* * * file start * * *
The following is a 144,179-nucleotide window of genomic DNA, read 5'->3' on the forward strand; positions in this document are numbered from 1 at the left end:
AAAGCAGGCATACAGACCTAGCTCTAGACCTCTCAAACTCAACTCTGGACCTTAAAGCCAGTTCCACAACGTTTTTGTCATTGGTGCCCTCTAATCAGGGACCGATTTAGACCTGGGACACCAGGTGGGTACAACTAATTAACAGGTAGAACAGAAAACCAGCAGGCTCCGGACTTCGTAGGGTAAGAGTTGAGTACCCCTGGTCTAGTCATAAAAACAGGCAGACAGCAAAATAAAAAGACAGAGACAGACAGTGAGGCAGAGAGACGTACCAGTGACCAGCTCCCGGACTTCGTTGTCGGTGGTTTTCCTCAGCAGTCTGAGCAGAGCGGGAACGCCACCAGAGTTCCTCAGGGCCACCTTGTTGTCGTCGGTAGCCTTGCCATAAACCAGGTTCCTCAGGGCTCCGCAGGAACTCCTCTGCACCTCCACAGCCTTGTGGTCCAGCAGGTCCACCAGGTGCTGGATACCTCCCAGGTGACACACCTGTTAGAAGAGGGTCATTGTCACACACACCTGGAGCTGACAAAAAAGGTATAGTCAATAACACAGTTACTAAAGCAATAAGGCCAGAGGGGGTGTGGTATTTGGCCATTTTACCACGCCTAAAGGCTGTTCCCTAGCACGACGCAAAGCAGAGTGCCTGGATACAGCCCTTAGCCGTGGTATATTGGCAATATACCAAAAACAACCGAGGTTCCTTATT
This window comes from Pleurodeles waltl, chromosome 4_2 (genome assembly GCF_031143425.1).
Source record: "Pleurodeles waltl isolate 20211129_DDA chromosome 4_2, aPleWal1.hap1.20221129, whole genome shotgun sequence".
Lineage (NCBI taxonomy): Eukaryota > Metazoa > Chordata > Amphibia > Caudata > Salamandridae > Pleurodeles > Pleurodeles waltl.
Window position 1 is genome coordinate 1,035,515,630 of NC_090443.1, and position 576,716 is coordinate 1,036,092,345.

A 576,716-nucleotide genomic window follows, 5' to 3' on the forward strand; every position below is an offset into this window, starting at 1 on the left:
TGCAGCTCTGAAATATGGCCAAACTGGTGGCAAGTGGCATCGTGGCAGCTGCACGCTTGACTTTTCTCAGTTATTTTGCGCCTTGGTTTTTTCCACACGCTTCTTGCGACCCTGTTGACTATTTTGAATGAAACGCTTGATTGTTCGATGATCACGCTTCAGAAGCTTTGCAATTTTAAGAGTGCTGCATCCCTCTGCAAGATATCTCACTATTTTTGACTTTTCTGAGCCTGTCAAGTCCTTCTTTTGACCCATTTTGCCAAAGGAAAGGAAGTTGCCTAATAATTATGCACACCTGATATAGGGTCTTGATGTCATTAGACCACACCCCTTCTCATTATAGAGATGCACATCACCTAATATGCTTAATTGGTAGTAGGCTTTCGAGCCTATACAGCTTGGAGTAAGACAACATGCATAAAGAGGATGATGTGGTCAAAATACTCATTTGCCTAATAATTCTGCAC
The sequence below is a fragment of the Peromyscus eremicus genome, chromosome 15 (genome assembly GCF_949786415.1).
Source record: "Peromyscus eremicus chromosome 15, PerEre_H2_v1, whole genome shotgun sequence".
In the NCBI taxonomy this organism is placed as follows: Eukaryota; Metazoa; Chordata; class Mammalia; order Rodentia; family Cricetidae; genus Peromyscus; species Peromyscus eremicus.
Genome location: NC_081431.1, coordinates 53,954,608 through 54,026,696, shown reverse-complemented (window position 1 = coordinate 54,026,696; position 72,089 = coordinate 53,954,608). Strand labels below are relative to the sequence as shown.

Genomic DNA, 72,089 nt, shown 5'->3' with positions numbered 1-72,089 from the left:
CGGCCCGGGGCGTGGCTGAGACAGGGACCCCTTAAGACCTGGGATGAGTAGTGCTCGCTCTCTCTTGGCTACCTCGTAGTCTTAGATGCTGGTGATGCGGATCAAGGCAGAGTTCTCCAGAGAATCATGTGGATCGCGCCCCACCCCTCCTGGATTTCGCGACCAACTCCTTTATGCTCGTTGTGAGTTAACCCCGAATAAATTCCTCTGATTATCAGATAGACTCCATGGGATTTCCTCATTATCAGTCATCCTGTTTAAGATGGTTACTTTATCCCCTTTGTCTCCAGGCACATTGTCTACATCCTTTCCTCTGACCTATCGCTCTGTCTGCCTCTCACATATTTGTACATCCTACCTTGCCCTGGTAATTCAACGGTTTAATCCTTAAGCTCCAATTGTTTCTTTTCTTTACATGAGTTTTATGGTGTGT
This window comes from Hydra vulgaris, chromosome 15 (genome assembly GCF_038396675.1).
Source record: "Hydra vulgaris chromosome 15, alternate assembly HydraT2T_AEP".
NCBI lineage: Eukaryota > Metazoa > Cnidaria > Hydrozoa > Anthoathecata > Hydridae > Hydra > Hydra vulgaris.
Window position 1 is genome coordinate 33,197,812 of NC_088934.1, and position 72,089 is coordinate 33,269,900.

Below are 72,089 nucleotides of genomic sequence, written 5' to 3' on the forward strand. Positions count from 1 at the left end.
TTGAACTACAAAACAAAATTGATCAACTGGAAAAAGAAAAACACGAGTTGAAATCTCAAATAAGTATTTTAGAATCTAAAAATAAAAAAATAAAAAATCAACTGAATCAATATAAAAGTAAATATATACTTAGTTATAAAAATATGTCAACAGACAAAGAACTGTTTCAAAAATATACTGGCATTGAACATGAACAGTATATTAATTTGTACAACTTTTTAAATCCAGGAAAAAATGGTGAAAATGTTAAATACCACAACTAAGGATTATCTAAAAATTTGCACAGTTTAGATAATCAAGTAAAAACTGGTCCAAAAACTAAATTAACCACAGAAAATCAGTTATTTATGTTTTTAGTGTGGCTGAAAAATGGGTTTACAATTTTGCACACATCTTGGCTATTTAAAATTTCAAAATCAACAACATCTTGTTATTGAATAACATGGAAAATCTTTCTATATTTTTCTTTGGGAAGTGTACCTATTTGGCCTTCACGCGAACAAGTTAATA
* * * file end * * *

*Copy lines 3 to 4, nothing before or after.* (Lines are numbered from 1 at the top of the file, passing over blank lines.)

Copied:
This window comes from Pleurodeles waltl, chromosome 4_2 (genome assembly GCF_031143425.1).
Source record: "Pleurodeles waltl isolate 20211129_DDA chromosome 4_2, aPleWal1.hap1.20221129, whole genome shotgun sequence".